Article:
Tuesday, November 12, 2013
Peer pressure on decision-making begins when individuals directly connected to each other first reach agreement, then – under the influence of peers not directly connected to them – the entire social group eventually tips into a social consensus.
An analysis of this process conducted by Ernesto Estrada, a visiting scholar at Emory’s Institute for Quantitative Theory and Methods (QuanTM), was recently published in the Nature journal Scientific Reports.
“Consider a teenager who is pressed by her friends into binge-drinking on a Saturday night,” says Estrada, noting that this represents direct pressure from peers. “However, she is also under indirect pressure, by seeing that many teenagers are doing the same thing every Saturday.”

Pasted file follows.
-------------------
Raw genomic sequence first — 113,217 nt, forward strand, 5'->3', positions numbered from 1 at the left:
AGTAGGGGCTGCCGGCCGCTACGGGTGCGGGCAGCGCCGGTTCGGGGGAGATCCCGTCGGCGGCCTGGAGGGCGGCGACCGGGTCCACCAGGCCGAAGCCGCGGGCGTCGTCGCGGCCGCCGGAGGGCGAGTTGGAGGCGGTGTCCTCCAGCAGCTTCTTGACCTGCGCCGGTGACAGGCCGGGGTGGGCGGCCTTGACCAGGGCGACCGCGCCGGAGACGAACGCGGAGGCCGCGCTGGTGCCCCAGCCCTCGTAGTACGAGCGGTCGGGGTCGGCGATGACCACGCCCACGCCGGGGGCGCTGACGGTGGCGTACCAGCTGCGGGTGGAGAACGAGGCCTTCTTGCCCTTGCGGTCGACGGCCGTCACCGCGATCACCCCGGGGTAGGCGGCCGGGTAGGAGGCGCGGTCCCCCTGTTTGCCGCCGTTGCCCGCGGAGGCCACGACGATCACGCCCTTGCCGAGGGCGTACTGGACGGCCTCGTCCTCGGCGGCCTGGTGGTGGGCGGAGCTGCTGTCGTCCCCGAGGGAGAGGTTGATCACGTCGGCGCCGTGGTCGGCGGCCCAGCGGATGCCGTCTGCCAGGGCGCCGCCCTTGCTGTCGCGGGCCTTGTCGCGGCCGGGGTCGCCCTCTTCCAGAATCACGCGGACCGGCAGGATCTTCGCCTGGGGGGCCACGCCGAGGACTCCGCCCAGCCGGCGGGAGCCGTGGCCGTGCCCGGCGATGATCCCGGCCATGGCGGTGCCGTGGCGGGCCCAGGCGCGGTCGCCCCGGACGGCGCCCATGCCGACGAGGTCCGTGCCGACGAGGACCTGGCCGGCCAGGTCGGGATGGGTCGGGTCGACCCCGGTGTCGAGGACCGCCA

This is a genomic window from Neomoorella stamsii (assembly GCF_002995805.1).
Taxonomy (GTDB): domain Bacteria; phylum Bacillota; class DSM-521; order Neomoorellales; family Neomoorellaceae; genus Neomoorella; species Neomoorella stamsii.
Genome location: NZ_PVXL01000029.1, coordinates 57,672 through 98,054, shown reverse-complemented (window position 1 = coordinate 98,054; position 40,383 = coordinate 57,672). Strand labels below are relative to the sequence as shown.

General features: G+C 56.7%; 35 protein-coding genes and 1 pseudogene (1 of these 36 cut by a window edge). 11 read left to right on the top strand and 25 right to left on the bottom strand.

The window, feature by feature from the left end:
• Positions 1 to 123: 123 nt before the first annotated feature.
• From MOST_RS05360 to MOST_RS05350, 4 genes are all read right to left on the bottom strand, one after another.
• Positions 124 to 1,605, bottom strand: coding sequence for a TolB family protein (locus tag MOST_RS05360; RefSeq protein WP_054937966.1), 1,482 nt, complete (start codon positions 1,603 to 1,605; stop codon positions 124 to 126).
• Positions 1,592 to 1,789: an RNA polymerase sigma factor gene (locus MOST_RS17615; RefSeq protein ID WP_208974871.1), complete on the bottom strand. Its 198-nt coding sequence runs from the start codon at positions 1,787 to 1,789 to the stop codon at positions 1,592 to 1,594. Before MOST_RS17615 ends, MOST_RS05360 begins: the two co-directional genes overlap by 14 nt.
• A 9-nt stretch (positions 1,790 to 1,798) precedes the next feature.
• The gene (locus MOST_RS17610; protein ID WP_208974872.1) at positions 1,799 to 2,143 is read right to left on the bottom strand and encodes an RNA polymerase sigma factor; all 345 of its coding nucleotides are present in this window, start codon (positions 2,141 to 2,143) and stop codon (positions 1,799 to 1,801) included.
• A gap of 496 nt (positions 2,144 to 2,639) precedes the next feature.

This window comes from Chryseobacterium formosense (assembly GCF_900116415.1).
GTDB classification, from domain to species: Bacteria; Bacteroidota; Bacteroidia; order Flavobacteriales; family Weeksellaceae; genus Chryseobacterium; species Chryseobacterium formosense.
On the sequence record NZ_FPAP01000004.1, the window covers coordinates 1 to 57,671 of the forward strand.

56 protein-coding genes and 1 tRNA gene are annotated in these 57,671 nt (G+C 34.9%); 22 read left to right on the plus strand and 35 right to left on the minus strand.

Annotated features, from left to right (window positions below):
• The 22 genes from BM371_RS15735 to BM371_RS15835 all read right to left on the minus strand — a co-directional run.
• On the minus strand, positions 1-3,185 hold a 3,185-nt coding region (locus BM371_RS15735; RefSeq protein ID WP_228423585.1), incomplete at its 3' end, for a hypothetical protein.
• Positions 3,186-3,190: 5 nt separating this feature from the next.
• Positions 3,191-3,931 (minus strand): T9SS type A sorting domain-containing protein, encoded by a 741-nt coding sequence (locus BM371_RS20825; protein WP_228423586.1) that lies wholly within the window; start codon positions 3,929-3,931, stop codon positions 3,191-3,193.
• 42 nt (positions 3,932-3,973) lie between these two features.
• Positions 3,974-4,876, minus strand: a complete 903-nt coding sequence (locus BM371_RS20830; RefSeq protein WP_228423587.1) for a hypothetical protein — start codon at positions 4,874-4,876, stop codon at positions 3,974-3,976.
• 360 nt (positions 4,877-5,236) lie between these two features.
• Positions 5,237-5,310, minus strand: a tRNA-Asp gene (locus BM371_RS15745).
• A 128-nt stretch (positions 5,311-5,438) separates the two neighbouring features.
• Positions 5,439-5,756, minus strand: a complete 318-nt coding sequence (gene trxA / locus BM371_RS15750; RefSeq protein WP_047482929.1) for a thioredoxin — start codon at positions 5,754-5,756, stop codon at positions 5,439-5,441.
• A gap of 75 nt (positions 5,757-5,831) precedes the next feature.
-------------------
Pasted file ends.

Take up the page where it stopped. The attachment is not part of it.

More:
This indirect pressure can make the difference in whether an individual copies a given attitude.
Using mathematical models, Estrada analyzed data taken from 15 networks – including U.S. school superintendents and Brazilian farmers – to outline how peer pressure shapes consensus, leadership and innovations in social groups.
“Reaching consensus about vital topics – such as global warming, the cost of health care and insurance systems, and healthy habits – is crucial for the evolution of our society,” says Estrada, who is a mathematician based at the University of Strathclyde in Scotland.
Read more at the University of Strathclyde’s web site.
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